A rugged, whitewater river flowing northward through deep canyons, the New River is among the oldest rivers on the continent. New River Gorge National River in West Virginia encompasses over 70,000 acres of land along the New River, is rich in cultural and natural history, and offers an abundance of scenic and recreational opportunities.
Big Southern Butte is one of two domes rising from a sea of basalt near the center of the eastern Snake River Plain in Idaho. The butte is one of the largest volcanic domes in the world, but at 300,000 years old it is also one of the youngest. Hikers who trek to the 7,550-foot high summit are rewarded with spectacular panoramic views. Photo by Devin Englestead, BLM Upper Snake Wildlife Biologist.
First light at Bosque del Apache National Wildlife Refuge in New Mexico. Established in November 22, 1939, the refuge has provided a critical stopover and wintering spot for thousands of sandhill cranes, geese and other waterfowl for 75 years. Bosque del Apache's sandhill crane population has multiplied from 18 birds in the 1840s to more than 20,000 birds today. Photo by Kim Hang Dessoliers (www.sharetheexperience.org).
AMERICA'S GREAT OUTDOORS: Salazar Highlights Two Proposed Projects in South Carolina to Promote Recreation, Conservation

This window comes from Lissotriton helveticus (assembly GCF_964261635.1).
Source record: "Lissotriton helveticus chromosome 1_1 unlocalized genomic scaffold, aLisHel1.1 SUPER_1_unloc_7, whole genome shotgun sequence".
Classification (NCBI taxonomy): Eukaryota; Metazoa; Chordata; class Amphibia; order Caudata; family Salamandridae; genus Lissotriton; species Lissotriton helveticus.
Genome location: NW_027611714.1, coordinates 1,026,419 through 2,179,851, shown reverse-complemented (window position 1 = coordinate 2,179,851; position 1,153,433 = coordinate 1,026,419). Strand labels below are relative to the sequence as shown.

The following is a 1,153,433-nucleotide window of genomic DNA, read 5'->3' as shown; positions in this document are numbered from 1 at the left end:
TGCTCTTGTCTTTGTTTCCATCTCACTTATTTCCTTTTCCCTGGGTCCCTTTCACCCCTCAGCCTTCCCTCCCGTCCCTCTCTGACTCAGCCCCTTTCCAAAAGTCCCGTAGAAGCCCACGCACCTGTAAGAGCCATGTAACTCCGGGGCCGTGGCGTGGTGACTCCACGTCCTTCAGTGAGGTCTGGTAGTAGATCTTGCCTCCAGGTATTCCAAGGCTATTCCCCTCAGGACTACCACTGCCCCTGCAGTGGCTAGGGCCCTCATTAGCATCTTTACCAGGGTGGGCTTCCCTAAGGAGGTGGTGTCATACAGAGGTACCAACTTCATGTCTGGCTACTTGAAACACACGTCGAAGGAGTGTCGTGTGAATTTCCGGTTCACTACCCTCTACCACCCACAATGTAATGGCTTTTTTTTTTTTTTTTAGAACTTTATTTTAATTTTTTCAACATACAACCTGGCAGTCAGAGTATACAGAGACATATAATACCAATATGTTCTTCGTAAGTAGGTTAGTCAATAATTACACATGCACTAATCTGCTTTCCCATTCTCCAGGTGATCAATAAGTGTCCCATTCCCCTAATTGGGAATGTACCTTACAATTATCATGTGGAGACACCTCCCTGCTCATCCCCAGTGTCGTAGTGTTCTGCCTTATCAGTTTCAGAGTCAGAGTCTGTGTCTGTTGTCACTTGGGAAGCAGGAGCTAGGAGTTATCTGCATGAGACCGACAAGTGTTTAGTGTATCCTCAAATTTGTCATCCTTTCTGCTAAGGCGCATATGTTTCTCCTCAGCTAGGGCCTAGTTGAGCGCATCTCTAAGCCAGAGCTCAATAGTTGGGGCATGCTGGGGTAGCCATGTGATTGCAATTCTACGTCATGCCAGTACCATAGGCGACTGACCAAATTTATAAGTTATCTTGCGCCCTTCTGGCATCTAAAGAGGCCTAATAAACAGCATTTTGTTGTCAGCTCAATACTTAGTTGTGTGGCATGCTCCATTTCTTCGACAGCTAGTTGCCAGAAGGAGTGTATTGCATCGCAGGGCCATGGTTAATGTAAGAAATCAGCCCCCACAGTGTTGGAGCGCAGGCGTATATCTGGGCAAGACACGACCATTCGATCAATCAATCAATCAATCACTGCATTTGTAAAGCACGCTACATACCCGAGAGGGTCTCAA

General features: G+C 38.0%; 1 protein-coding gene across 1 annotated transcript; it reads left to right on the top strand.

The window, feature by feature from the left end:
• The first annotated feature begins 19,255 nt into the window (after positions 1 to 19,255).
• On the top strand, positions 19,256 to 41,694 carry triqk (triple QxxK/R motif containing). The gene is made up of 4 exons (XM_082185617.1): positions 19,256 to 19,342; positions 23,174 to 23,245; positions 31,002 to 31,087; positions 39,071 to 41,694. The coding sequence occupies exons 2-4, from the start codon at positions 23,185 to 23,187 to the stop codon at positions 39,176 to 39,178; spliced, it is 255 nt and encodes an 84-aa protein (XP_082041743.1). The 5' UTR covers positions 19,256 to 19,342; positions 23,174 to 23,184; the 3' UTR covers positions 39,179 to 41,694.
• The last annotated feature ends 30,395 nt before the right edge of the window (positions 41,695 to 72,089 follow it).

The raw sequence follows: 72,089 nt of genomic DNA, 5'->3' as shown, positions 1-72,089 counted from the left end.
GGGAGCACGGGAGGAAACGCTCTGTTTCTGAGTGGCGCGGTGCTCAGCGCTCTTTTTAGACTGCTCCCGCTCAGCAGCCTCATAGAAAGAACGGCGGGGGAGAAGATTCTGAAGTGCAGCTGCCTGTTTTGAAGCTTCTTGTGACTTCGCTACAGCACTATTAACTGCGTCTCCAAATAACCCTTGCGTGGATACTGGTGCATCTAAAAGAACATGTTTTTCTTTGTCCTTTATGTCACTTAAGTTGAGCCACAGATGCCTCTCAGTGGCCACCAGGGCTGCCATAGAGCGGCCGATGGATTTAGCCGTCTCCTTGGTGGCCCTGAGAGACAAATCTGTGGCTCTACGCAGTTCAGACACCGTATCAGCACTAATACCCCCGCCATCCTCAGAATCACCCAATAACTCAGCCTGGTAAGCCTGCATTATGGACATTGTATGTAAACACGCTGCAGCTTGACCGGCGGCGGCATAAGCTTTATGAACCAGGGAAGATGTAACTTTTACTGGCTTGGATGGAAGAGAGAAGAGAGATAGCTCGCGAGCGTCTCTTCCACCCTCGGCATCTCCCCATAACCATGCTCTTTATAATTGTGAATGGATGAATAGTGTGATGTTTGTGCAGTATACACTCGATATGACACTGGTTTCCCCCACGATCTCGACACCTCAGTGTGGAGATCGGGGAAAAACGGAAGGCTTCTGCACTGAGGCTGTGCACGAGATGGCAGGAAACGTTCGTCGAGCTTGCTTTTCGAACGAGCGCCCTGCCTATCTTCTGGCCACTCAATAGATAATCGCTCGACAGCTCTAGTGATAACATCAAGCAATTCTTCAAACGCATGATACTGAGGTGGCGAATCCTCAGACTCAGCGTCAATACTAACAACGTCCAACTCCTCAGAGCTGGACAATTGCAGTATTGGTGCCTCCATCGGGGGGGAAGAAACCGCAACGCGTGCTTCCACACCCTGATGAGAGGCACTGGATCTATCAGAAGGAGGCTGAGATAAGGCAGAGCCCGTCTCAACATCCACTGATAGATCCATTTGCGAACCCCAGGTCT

Projects Will Be Part of 50-State Report
WASHINGTON—Just days before the release of a 50-state report outlining the country's most promising ways to reconnect Americans to the natural world, Secretary of the Interior Ken Salazar today highlighted two projects in the state of South Carolina that will be included in the final report – representing what states believe are among the best investments in the nation to support a healthy, active population, conserve wildlife and working lands, and create travel, tourism and outdoor recreation jobs across the country.
Conservation of the longleaf pine ecosystem in southeastern South Carolina and expansion of the Three Rivers Greenway in Columbia are among 100 projects nationwide that will be highlighted in next week's report – two in every state – as part of President Obama's America's Great Outdoors initiative to establish a 21st century conservation and recreation agenda and reconnect Americans to the natural world.
The report is a result of 50 meetings with governors and stakeholders held by Secretary Salazar and other senior Interior officials to solicit ideas on how to best implement AGO in their states. These critical projects were identified for their potential to conserve important lands and build recreation opportunities and economic growth for the surrounding communities as part of close engagement with Governor Nikki Haley and the state of South Carolina as well as private landowners, local and tribal elected officials, community organizations and outdoor recreation and conservation stakeholders. The full 50-state report will be released in the coming weeks.